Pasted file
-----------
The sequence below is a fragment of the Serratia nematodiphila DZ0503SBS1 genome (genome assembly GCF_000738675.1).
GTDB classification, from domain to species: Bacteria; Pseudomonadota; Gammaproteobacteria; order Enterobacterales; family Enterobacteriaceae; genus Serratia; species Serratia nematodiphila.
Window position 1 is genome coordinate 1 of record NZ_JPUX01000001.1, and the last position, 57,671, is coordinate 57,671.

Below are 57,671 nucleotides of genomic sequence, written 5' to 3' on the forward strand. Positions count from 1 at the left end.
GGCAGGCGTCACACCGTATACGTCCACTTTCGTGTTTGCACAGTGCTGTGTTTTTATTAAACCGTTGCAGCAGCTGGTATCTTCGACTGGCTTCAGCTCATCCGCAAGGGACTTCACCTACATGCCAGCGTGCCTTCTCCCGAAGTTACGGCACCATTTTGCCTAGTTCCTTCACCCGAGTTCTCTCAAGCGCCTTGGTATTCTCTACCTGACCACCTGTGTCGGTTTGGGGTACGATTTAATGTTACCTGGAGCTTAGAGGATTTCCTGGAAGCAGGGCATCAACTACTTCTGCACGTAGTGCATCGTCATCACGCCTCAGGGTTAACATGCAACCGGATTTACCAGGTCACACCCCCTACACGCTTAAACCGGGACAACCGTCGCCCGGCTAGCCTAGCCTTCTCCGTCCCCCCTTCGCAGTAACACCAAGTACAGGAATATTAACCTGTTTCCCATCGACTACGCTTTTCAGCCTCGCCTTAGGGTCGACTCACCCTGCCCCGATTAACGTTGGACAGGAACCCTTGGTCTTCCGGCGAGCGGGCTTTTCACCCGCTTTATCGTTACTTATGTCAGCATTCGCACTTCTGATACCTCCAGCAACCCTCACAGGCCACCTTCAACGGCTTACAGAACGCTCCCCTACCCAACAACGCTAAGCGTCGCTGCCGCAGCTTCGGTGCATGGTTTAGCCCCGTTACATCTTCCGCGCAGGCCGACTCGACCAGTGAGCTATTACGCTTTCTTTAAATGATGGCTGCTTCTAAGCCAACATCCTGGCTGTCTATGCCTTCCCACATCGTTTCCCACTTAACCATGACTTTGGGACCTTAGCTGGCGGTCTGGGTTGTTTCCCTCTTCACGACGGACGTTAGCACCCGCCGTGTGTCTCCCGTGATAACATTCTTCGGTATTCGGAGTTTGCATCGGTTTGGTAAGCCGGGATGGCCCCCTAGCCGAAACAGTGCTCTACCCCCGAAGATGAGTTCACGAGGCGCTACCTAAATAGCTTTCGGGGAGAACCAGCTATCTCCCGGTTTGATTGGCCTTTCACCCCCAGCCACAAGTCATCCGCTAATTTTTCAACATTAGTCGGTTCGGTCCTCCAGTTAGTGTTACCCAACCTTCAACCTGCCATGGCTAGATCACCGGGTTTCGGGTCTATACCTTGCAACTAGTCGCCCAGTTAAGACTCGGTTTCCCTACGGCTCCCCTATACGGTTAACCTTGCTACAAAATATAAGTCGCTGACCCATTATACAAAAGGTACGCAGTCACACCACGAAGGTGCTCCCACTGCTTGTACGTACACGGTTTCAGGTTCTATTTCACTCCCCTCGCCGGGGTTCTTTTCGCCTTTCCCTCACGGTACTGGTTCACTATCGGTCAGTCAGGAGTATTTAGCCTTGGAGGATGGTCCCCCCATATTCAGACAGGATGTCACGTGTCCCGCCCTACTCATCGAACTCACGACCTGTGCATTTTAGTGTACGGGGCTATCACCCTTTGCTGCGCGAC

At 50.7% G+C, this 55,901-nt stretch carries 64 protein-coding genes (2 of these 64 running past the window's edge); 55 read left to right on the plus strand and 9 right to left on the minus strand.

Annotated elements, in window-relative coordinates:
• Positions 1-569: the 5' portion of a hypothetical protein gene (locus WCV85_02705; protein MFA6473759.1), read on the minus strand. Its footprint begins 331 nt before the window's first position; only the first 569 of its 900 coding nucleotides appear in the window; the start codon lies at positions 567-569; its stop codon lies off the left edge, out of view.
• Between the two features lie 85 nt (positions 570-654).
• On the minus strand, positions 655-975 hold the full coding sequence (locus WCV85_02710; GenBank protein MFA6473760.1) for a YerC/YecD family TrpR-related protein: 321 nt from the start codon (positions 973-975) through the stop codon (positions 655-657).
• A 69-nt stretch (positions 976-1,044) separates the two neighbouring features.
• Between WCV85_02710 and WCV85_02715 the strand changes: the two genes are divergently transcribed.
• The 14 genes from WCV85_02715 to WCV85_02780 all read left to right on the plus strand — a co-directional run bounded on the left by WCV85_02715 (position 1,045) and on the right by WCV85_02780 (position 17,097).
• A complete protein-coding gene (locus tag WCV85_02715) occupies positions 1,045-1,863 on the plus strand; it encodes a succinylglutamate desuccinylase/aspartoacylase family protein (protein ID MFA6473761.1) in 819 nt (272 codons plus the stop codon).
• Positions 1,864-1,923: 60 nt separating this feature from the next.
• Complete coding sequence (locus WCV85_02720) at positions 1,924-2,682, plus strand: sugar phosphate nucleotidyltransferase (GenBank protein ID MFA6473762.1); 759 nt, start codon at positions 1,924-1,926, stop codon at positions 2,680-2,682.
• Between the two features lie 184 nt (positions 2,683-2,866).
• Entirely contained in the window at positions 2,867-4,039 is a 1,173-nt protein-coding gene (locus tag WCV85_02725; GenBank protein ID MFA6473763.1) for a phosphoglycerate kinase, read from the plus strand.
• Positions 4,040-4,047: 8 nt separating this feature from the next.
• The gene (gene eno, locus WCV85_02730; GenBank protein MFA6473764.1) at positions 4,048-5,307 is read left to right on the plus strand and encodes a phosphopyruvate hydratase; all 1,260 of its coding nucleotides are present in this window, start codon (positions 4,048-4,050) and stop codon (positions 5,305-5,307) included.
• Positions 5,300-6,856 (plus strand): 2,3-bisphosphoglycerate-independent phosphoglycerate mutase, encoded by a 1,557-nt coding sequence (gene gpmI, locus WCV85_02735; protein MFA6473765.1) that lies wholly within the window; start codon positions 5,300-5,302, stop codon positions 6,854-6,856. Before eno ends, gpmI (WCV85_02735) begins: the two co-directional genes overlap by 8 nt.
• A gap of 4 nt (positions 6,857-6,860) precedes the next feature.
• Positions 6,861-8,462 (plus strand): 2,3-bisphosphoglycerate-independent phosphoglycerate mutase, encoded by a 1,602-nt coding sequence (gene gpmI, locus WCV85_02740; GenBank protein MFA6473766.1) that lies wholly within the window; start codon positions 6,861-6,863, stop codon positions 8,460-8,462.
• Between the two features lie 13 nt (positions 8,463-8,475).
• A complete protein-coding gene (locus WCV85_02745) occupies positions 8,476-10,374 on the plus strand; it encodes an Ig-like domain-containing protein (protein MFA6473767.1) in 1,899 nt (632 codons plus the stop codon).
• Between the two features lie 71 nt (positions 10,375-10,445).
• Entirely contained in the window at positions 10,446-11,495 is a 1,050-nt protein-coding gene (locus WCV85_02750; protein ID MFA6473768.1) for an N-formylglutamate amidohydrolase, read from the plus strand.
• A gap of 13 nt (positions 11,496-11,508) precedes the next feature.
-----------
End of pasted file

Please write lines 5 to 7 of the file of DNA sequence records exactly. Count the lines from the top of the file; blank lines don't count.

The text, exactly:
GGCAGGCGTCACACCGTATACGTCCACTTTCGTGTTTGCACAGTGCTGTGTTTTTATTAAACCGTTGCAGCAGCTGGTATCTTCGACTGGCTTCAGCTCATCCGCAAGGGACTTCACCTACATGCCAGCGTGCCTTCTCCCGAAGTTACGGCACCATTTTGCCTAGTTCCTTCACCCGAGTTCTCTCAAGCGCCTTGGTATTCTCTACCTGACCACCTGTGTCGGTTTGGGGTACGATTTAATGTTACCTGGAGCTTAGAGGATTTCCTGGAAGCAGGGCATCAACTACTTCTGCACGTAGTGCATCGTCATCACGCCTCAGGGTTAACATGCAACCGGATTTACCAGGTCACACCCCCTACACGCTTAAACCGGGACAACCGTCGCCCGGCTAGCCTAGCCTTCTCCGTCCCCCCTTCGCAGTAACACCAAGTACAGGAATATTAACCTGTTTCCCATCGACTACGCTTTTCAGCCTCGCCTTAGGGTCGACTCACCCTGCCCCGATTAACGTTGGACAGGAACCCTTGGTCTTCCGGCGAGCGGGCTTTTCACCCGCTTTATCGTTACTTATGTCAGCATTCGCACTTCTGATACCTCCAGCAACCCTCACAGGCCACCTTCAACGGCTTACAGAACGCTCCCCTACCCAACAACGCTAAGCGTCGCTGCCGCAGCTTCGGTGCATGGTTTAGCCCCGTTACATCTTCCGCGCAGGCCGACTCGACCAGTGAGCTATTACGCTTTCTTTAAATGATGGCTGCTTCTAAGCCAACATCCTGGCTGTCTATGCCTTCCCACATCGTTTCCCACTTAACCATGACTTTGGGACCTTAGCTGGCGGTCTGGGTTGTTTCCCTCTTCACGACGGACGTTAGCACCCGCCGTGTGTCTCCCGTGATAACATTCTTCGGTATTCGGAGTTTGCATCGGTTTGGTAAGCCGGGATGGCCCCCTAGCCGAAACAGTGCTCTACCCCCGAAGATGAGTTCACGAGGCGCTACCTAAATAGCTTTCGGGGAGAACCAGCTATCTCCCGGTTTGATTGGCCTTTCACCCCCAGCCACAAGTCATCCGCTAATTTTTCAACATTAGTCGGTTCGGTCCTCCAGTTAGTGTTACCCAACCTTCAACCTGCCATGGCTAGATCACCGGGTTTCGGGTCTATACCTTGCAACTAGTCGCCCAGTTAAGACTCGGTTTCCCTACGGCTCCCCTATACGGTTAACCTTGCTACAAAATATAAGTCGCTGACCCATTATACAAAAGGTACGCAGTCACACCACGAAGGTGCTCCCACTGCTTGTACGTACACGGTTTCAGGTTCTATTTCACTCCCCTCGCCGGGGTTCTTTTCGCCTTTCCCTCACGGTACTGGTTCACTATCGGTCAGTCAGGAGTATTTAGCCTTGGAGGATGGTCCCCCCATATTCAGACAGGATGTCACGTGTCCCGCCCTACTCATCGAACTCACGACCTGTGCATTTTAGTGTACGGGGCTATCACCCTTTGCTGCGCGAC

At 50.7% G+C, this 55,901-nt stretch carries 64 protein-coding genes (2 of these 64 running past the window's edge); 55 read left to right on the plus strand and 9 right to left on the minus strand.

Annotated elements, in window-relative coordinates: